• john

    The stark facts are these solar does create energy and yes it is very disruptive because it shifts the peak load from after noon to later in the day.
    A whole new view has to be taken with this use of PV what is happening is that the old business plan of making lots of money in a few days of peak load by generators is going to disappear so now what they should be doing especially if vertically integrated is to get into putting PV on their customers roofs or they will be left without a business plan.
    If you want to see how this has happened I will post a graph showing just the peak price of energy is being sent down by RE.

    • Dan Boyce

      Hi John. I was the reporter on this. Sorry it has taken me so long to respond to your feedback, you know how it goes.

      We’re covering more of these issues, particularly related to grid reliability, this spring. So yeah, it would be great to see that graph you talk about.

      Also, if you’re interested, you can join our “Insiders Network” by sending an email to Insiders@insideenergy.org. There we’ll sign you up for our newsletter and let you know how you can be more involved in our reporting process in the future.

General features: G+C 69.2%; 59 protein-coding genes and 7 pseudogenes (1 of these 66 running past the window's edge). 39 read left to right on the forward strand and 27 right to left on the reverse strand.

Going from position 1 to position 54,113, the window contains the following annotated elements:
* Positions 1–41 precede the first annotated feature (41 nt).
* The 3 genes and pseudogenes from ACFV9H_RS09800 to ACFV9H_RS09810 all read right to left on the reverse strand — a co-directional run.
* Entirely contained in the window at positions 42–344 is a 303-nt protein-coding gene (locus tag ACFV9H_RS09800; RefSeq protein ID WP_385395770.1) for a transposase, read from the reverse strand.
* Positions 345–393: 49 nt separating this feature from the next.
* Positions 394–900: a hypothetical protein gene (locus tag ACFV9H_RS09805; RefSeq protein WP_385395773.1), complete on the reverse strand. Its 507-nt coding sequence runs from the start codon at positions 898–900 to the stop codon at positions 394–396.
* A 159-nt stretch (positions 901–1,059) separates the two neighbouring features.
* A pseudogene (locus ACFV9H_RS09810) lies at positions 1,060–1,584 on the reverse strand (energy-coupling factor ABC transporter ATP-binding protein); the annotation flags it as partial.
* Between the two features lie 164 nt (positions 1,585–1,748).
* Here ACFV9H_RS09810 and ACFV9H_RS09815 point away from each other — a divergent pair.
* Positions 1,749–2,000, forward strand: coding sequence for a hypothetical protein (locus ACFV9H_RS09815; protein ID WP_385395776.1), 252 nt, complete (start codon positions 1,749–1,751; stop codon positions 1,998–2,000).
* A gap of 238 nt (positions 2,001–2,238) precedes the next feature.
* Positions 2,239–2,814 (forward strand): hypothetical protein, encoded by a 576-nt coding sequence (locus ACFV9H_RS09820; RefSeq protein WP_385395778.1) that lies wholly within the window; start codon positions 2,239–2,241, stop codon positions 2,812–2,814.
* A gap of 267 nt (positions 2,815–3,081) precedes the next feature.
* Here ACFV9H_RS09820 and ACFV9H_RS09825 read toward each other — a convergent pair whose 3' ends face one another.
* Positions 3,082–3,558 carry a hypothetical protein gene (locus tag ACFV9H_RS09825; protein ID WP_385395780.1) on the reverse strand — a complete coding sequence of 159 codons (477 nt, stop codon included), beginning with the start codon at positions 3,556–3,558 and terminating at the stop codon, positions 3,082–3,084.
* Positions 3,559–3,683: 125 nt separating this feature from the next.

• john

        Hi Dan
        The graph refers to the peak and base price of power dispatched on the Eastern Grid Australia that is from Queensland to South Australia and Tasmania.
        The take out message is the narrowing in the two prices especially in the last few years.

  • john

    Perhaps this only applies for heat related use of power as to how it will work in the colder regions I am afraid they may be out of the loop however PV may be able to mitigate if sufficiently large to help

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